‘The Thuggery Affair’, Part Three

If you’re interested, here are some Hep Cat teenagers in a coffee bar. They are not actually Thugs, though.

Chapter Five – A Brush with the Enemy

Peter and Lawrie go home to breakfast. Lawrie is dispirited by the idea that she’s not dishy, so she gets out her theatrical make-up. Peter is startled by the transformation of his little sister into a coffee-bar Jezebel, but the rest of the family politely ignore her (although Lawrie hopes that she’s shocked innocent, pious Ann). There’s a bit of a family argument over whether they should go to the cinema in Colebridge and we learn that the choice is The Magnificent Ambersons at the Regal, which they’ve all seen, or Cobweb! at the Majestic. Cobweb! “could only be science fiction” and Lawrie is scared by “monster tentacles”, so that’s out. Ann plans to collect nature samples for a Guiding project and Rowan is scranleting at Cold Comfort Farm. (There have always been Marlows at Trennels! Poor Rowan. But Ann’s the only one who’s sympathetic about the way Rowan’s life is turning out.) Lawrie doesn’t really want to get involved in Peter and Patrick’s pigeon plan, so says she’ll just stay at home, but her mother snaps:

“You surely aren’t going to spend the whole week-end moping round the house just because Nicky’s staying with Miranda?”

As Lawrie thinks, it’s NOT FAIR. But she obediently trails after Peter and Patrick as they take the pigeon to the local policeman, Tom Catchpole. (No one thinks to tell Mrs Marlow, the only parent around, about the drug-smuggling pigeon. But I suppose it’d be a very short book if they told her and she called the police and the mystery was solved.) Unfortunately, The Thuggery are trailing the children, so they come up with the plan that they’ll give the pigeon evidence to Lawrie and she’ll ride off on Peter’s bike if they get jumped; meanwhile, Patrick and Peter will talk loudly about going to Colebridge when they’re in the village shop and Patrick will pretend he just wants to ask Tom about a lost watch.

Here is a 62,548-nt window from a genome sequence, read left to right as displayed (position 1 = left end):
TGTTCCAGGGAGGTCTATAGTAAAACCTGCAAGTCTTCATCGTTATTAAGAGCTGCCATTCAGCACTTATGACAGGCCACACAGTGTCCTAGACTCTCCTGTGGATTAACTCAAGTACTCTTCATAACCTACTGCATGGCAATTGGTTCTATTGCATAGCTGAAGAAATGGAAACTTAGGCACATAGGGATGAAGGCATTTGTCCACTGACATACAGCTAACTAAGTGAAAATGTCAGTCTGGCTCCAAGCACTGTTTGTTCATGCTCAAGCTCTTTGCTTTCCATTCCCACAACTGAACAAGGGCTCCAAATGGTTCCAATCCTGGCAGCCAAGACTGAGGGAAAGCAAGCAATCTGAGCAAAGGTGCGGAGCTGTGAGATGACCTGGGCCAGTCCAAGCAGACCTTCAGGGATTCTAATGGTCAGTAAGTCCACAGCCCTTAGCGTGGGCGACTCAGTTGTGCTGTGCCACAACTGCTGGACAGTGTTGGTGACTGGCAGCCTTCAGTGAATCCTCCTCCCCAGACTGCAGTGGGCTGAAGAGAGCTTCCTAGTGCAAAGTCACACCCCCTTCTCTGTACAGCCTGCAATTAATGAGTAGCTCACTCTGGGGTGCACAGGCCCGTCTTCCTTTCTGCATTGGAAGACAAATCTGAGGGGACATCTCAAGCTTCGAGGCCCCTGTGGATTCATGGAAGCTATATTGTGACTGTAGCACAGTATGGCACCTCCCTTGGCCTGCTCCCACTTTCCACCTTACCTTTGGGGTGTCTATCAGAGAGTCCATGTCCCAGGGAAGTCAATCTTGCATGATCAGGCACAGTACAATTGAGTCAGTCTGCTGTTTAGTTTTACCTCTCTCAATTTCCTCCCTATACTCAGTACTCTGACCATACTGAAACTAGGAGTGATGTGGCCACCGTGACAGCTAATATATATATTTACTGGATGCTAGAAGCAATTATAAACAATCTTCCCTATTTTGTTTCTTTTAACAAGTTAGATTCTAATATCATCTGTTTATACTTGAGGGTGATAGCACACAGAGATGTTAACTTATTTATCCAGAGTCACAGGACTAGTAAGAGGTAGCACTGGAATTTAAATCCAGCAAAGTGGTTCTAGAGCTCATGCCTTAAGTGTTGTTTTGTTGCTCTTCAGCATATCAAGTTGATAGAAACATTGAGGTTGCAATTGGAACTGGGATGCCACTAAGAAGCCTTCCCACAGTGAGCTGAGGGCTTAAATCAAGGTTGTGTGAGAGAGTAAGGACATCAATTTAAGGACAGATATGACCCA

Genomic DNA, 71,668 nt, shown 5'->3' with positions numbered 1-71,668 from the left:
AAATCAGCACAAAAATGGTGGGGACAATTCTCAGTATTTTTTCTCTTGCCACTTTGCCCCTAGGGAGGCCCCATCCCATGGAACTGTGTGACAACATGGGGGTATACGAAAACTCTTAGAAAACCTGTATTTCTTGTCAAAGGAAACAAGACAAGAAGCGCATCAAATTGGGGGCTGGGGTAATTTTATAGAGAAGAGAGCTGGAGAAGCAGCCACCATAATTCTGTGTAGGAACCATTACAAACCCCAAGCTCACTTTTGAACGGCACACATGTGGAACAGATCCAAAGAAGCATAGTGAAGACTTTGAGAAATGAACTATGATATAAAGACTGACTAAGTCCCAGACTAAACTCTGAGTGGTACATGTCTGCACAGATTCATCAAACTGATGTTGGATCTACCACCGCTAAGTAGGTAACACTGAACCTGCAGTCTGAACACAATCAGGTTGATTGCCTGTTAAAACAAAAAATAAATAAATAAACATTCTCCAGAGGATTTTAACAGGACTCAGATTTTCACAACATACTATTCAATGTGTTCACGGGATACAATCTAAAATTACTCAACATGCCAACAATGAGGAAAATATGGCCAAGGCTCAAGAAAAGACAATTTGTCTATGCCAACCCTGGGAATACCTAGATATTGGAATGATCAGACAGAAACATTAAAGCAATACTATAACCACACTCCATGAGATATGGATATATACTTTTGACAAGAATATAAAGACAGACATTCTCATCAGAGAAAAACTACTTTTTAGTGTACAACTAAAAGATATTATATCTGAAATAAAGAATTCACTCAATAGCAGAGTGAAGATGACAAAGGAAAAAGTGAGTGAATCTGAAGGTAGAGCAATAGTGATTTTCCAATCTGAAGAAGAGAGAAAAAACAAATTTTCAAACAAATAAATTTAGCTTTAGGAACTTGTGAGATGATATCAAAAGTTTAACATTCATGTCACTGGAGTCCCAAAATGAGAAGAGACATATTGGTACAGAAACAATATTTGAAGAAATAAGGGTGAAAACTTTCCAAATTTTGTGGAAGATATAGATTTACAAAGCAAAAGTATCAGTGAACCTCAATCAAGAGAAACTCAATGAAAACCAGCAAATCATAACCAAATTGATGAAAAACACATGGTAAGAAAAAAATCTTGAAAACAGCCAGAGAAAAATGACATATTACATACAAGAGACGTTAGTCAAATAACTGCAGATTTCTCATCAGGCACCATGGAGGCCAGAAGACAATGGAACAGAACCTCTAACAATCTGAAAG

The Thuggery, who travel with a loud transistor radio playing with-it music such as Cliff Richard and The Shadows, chuck a cigarette packet at Lawrie, mimic Patrick’s posh accent and stand about looking menacing in front of Tom’s house. But Tom isn’t there – he’s been lured away by a fire in St Mary’s Church. Oh no! Of course, the children don’t leave a message with Tom’s wife or stash the evidence with her, because that would be sensible. On the way back, the Thuggery taunt them with enigmatic phrases: